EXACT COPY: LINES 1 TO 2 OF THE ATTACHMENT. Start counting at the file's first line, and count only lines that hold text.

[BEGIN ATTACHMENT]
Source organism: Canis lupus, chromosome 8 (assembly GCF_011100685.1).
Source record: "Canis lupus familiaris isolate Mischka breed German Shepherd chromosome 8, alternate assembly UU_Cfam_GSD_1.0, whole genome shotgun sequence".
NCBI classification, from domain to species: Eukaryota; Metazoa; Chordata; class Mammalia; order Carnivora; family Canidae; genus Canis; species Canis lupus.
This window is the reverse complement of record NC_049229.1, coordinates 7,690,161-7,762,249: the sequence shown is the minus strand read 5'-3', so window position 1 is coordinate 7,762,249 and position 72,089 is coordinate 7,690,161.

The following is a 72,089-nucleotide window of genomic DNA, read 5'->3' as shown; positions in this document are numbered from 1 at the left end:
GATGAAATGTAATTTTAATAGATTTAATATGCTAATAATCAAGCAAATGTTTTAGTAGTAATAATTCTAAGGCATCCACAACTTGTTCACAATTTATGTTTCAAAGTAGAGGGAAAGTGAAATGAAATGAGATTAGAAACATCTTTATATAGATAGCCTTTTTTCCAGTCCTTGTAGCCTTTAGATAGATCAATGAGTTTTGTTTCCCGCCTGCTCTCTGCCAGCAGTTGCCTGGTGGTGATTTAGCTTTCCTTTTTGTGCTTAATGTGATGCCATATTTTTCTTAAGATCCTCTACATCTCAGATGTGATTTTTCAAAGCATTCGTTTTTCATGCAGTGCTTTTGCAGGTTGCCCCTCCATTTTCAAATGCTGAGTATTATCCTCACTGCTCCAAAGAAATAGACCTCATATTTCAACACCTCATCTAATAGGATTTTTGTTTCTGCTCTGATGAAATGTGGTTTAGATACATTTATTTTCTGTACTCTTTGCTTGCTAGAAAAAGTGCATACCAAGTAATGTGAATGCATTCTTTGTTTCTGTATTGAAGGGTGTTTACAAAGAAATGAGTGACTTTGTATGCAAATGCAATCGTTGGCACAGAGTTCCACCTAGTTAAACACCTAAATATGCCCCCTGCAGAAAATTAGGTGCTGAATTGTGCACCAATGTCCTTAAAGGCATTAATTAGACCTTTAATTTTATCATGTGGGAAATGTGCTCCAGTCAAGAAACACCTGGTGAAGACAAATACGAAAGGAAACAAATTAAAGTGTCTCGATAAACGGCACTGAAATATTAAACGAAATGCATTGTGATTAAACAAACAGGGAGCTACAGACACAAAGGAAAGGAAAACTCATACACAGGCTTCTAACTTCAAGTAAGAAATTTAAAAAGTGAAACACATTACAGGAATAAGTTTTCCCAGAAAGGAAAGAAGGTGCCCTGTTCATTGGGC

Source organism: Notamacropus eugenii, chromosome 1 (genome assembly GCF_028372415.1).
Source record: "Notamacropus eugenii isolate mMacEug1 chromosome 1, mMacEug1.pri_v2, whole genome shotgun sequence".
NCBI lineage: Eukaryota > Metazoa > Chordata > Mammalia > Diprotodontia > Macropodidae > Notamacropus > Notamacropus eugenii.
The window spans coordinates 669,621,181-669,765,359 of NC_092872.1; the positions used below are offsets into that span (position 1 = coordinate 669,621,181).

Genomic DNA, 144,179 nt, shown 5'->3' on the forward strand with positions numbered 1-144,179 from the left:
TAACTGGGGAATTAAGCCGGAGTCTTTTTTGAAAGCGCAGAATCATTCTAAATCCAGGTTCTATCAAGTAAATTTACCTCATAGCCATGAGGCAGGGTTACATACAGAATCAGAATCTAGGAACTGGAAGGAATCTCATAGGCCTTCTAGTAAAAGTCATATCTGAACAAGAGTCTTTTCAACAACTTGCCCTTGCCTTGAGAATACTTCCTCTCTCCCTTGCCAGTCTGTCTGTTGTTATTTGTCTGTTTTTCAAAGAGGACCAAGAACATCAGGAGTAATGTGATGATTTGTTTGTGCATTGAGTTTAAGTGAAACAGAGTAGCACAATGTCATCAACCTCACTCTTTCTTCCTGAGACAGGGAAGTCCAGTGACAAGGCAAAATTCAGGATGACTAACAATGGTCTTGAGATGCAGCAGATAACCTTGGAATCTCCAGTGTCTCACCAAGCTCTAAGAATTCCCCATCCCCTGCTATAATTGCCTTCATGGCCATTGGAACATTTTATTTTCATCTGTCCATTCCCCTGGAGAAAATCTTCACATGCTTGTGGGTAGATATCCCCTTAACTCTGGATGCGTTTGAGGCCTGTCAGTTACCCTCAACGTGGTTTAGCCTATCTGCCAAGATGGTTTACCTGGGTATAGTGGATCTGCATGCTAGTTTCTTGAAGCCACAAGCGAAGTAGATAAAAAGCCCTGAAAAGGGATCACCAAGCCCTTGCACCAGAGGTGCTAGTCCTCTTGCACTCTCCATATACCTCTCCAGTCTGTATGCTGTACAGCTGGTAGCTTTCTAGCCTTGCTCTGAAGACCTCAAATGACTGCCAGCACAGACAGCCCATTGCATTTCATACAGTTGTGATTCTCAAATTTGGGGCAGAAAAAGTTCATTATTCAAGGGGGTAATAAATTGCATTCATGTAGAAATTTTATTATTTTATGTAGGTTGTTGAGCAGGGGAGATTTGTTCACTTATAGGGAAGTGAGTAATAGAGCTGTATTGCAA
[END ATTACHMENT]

Source organism: Canis lupus, chromosome 8 (assembly GCF_011100685.1).
Source record: "Canis lupus familiaris isolate Mischka breed German Shepherd chromosome 8, alternate assembly UU_Cfam_GSD_1.0, whole genome shotgun sequence".